The two new components of our system are the load-balancer, which is in charge of distributing agents across the connected devices, and a highly-scalable backend datastore used for persisting the internal states of client-side agents. Evaluation tests proved that the Siebog can scale up in a clustered environment and that it can handle increased load on the server-side. Server-side agents are deployed as EJB beans, so they are multiplied on the server in case of stateless beans. In case of stateful beans, they can be reconstructed on other nodes, in situation of failure of the node they reside in. On the client side, the cluster is actually replaced with multiple browsers, having multiple JavaScript-based agents, who are capable of saving their state to the server, in case user closes the browser. Client-side agents can exchange messages between them, but they also can exchange messages with client-side agents on other browsers, as well as with server-side browsers.

For any meaningful application of Siebog, its client-side agents need to become “detached” from their host environments (e.g. web pages). As shown in the paper, thanks to the use of Dynamo architecture and the WebSocket protocol, on just one server node the state persistence system in Siebog can support thousands of external devices hosting tens of thousands of client-side agents, which is an excellent result.

Future developments of Siebog will be focused on an even tighter integration of client-side and server-side agents. Also, the system will be extended with an interoperability module, allowing it to interact with third-party multiagent solutions. Although Siebog already supports BDI agents on the server, the work is underway to develop a unique architecture for intelligent agents.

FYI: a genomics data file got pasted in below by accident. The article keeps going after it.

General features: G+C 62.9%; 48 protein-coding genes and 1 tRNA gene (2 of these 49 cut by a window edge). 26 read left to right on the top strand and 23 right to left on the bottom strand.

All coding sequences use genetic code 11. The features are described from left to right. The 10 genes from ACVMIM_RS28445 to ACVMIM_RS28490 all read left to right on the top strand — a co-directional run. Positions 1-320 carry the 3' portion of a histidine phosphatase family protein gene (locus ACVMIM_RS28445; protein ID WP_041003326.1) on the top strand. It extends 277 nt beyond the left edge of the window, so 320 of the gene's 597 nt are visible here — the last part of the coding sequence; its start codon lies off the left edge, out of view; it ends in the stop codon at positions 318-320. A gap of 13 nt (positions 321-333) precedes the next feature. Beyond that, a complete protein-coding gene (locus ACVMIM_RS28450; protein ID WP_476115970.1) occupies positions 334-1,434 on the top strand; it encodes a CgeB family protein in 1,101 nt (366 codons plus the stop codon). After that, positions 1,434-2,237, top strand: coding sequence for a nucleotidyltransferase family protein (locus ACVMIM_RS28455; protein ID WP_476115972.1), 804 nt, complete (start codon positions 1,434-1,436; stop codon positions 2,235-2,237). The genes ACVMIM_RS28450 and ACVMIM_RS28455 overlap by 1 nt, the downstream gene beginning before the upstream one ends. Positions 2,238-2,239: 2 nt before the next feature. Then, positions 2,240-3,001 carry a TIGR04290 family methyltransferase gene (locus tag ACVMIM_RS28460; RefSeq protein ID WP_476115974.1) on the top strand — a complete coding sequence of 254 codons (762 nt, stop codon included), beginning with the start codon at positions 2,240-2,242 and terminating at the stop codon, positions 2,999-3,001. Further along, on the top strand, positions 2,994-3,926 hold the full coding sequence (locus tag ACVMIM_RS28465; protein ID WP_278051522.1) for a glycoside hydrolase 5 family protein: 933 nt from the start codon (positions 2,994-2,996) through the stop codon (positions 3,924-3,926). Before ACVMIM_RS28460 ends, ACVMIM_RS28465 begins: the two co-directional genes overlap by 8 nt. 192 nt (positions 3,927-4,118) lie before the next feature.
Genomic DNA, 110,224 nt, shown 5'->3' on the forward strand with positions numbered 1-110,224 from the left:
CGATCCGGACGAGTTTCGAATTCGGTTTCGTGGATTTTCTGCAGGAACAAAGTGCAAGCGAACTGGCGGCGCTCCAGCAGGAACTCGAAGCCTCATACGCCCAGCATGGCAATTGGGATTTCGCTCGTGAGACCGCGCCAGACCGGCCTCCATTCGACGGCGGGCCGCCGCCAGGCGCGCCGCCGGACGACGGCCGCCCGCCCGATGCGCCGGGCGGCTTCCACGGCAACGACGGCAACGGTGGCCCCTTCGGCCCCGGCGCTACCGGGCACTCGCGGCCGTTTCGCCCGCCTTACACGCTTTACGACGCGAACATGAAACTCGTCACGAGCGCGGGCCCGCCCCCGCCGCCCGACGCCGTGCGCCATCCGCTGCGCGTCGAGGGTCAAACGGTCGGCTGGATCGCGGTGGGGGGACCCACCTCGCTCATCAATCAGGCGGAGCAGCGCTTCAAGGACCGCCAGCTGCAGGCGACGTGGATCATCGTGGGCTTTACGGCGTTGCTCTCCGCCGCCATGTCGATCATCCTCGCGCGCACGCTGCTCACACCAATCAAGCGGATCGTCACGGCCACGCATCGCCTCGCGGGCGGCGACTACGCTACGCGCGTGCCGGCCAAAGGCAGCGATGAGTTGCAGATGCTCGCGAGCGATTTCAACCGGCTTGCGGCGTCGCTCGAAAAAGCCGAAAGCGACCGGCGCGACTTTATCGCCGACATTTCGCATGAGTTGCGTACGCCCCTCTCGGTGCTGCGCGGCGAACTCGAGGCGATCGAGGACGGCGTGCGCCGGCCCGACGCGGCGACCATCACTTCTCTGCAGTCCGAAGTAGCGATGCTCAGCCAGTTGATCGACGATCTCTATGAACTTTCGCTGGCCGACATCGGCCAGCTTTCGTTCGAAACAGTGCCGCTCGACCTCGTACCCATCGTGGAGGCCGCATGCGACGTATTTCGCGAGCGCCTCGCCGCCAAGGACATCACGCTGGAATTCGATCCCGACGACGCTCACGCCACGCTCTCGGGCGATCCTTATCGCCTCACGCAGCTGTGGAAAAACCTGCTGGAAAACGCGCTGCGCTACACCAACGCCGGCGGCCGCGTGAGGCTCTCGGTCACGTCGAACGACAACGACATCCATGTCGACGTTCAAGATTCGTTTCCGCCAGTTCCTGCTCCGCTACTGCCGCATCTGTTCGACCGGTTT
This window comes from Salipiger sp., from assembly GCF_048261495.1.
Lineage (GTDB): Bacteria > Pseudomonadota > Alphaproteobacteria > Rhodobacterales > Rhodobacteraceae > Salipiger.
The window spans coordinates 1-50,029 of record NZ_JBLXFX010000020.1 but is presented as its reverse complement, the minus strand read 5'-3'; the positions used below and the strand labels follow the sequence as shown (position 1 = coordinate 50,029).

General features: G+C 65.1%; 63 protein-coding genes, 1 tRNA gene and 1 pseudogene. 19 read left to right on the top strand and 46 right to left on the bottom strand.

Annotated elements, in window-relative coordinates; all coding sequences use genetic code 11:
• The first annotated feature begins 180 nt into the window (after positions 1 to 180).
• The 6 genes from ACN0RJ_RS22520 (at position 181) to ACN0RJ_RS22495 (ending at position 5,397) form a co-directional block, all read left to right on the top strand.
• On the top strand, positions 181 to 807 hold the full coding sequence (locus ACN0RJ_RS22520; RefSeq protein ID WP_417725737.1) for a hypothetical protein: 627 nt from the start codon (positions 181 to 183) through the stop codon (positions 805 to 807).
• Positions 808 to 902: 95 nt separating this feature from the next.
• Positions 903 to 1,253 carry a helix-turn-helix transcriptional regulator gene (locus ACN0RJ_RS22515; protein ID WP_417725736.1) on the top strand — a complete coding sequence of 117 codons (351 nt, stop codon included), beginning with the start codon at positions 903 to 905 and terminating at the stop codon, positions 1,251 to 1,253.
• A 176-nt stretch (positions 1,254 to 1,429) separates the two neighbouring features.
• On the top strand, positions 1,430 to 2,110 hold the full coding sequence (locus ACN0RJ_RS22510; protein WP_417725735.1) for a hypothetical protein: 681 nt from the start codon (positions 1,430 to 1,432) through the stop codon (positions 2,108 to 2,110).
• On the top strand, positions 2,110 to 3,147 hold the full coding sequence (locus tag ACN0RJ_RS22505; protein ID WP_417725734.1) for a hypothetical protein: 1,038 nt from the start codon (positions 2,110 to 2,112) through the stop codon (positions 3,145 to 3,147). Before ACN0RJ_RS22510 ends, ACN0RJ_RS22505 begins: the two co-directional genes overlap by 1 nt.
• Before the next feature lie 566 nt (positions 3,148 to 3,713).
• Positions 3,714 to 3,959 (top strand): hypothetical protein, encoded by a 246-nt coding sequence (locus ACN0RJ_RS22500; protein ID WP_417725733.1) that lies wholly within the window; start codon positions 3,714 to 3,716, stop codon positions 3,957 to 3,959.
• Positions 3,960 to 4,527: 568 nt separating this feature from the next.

1. 1.
    Michael, M., Moreira, J.E., Shiloach, D., Wisniewski, R.W.: Scale-up x scale-out: a case study using Nutch/Lucene. In: IEEE International Parallel and Distributed Processing Symposium, pp. 1–8 (2007)Google Scholar
  2. 2.
    Mitrović, D., Ivanović, M., Vidaković Budimac, Z.: The Siebog multiagent middleware. Knowl.-Based Syst. 103, 56–59 (2016)Google Scholar
  3. 3.
    Mitrović, D., Ivanović, M., Bădică, C.: Delivering the multiagent technology to end-users through the web. In: Proceedings of the 4th International Conference on Web Intelligence, Mining and Semantics (WIMS), pp. 54:1–54:6 (2014)Google Scholar
  4. 4.
    Mitrović, D., Ivanović, M., Budimac, Z., Radigost Vidaković, M.: Interoperable web-based multi-agent platform. J Syst Softw 90, 167–178 (2014)CrossRefGoogle Scholar
  5. 5.
    Mitrović, D., Ivanović, M., Vidaković, M., Budimac, Z.: The Siebog multiagent middleware. Knowl.-Based Syst. 103, 56–59 (2016)CrossRefGoogle Scholar
  6. 6.
    Vidaković, M., Ivanović, M., Mitrović, D., Budimac, Z.: Extensible java EE-based agent framework—past, present, future. In: Ganzha, M., Jain, L.C. (eds.) Multiagent Systems and Applications, Intelligent Systems Reference Library, vol. 45, pp. 55–88. Springer, Berlin (2013)Google Scholar
  7. 7.
    Xanthopoulos, S., Xinogalos, S.: A comparative analysis of cross-platform development approaches for mobile applications. In: Proceedings of the 6th Balkan Conference in Informatics (BCI), pp 213–220. ACM, New York (2013)Google Scholar
  8. 8.
    Bordini, R.H., Braubach, L., Dastani, M., El, A., Seghrouchni, F., Gomez-sanz, J.J., Leite, J., Pokahr, A., Ricci, A.: A survey of programming languages and platforms for multi-agent systems. Informatica 30, 33–44 (2006)zbMATHGoogle Scholar